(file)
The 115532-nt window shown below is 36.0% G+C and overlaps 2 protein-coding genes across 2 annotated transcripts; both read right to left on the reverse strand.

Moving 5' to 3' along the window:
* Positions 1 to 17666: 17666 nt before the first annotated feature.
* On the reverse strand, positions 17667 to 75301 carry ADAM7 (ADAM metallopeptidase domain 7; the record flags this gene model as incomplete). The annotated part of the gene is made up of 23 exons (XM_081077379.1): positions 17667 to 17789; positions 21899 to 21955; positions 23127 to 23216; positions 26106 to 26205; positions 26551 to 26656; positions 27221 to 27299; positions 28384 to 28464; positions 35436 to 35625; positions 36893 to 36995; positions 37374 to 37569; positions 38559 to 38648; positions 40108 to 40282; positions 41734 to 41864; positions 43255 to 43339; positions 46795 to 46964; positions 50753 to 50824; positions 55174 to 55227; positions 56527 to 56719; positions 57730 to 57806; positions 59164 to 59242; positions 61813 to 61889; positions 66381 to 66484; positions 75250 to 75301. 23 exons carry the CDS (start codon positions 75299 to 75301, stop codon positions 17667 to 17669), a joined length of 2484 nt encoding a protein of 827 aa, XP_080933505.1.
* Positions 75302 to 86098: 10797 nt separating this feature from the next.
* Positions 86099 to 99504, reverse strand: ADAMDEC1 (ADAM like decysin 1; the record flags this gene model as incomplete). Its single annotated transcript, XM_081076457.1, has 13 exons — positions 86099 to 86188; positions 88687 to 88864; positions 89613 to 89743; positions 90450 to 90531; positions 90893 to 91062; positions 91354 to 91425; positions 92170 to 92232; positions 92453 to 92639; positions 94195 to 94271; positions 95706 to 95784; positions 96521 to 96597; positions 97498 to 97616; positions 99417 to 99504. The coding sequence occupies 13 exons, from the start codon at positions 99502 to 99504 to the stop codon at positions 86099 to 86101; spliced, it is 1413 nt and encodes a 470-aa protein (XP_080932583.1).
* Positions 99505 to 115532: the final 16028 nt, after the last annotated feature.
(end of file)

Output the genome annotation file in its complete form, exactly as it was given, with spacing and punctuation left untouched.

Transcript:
The 115532-nt window shown below is 36.0% G+C and overlaps 2 protein-coding genes across 2 annotated transcripts; both read right to left on the reverse strand.

Moving 5' to 3' along the window:
* Positions 1 to 17666: 17666 nt before the first annotated feature.
* On the reverse strand, positions 17667 to 75301 carry ADAM7 (ADAM metallopeptidase domain 7; the record flags this gene model as incomplete). The annotated part of the gene is made up of 23 exons (XM_081077379.1): positions 17667 to 17789; positions 21899 to 21955; positions 23127 to 23216; positions 26106 to 26205; positions 26551 to 26656; positions 27221 to 27299; positions 28384 to 28464; positions 35436 to 35625; positions 36893 to 36995; positions 37374 to 37569; positions 38559 to 38648; positions 40108 to 40282; positions 41734 to 41864; positions 43255 to 43339; positions 46795 to 46964; positions 50753 to 50824; positions 55174 to 55227; positions 56527 to 56719; positions 57730 to 57806; positions 59164 to 59242; positions 61813 to 61889; positions 66381 to 66484; positions 75250 to 75301. 23 exons carry the CDS (start codon positions 75299 to 75301, stop codon positions 17667 to 17669), a joined length of 2484 nt encoding a protein of 827 aa, XP_080933505.1.
* Positions 75302 to 86098: 10797 nt separating this feature from the next.
* Positions 86099 to 99504, reverse strand: ADAMDEC1 (ADAM like decysin 1; the record flags this gene model as incomplete). Its single annotated transcript, XM_081076457.1, has 13 exons — positions 86099 to 86188; positions 88687 to 88864; positions 89613 to 89743; positions 90450 to 90531; positions 90893 to 91062; positions 91354 to 91425; positions 92170 to 92232; positions 92453 to 92639; positions 94195 to 94271; positions 95706 to 95784; positions 96521 to 96597; positions 97498 to 97616; positions 99417 to 99504. The coding sequence occupies 13 exons, from the start codon at positions 99502 to 99504 to the stop codon at positions 86099 to 86101; spliced, it is 1413 nt and encodes a 470-aa protein (XP_080932583.1).
* Positions 99505 to 115532: the final 16028 nt, after the last annotated feature.